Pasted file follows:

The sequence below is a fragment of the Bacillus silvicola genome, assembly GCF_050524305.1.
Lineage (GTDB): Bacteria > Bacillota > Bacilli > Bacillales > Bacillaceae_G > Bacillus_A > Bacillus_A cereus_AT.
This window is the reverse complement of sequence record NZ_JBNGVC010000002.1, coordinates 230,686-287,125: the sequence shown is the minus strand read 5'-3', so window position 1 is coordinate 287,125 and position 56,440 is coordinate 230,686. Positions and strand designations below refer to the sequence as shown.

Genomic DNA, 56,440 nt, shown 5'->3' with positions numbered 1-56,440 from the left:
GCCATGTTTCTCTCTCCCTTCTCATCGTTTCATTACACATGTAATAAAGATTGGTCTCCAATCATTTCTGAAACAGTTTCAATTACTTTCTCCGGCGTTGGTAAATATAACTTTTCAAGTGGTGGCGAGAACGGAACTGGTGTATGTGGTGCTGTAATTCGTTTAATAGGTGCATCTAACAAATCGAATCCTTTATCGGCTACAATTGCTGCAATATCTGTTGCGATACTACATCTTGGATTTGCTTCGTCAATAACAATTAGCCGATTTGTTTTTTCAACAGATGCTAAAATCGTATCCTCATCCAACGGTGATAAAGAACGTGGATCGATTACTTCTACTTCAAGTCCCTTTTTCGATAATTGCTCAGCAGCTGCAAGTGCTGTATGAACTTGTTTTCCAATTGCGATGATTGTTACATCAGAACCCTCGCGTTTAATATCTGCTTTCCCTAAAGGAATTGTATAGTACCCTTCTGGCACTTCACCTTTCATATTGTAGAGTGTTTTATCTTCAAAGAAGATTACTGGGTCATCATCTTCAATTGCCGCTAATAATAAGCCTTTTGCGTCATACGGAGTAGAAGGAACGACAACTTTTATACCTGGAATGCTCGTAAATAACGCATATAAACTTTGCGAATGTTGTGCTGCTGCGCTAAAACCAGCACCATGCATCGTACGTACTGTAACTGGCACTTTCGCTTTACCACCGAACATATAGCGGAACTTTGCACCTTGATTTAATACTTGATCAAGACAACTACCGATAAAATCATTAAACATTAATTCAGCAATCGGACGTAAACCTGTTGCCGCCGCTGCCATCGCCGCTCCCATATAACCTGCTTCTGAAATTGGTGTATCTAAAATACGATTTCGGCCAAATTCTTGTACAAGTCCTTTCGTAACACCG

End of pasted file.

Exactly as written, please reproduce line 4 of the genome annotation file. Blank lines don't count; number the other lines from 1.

Genomic DNA, 56,440 nt, shown 5'->3' with positions numbered 1-56,440 from the left: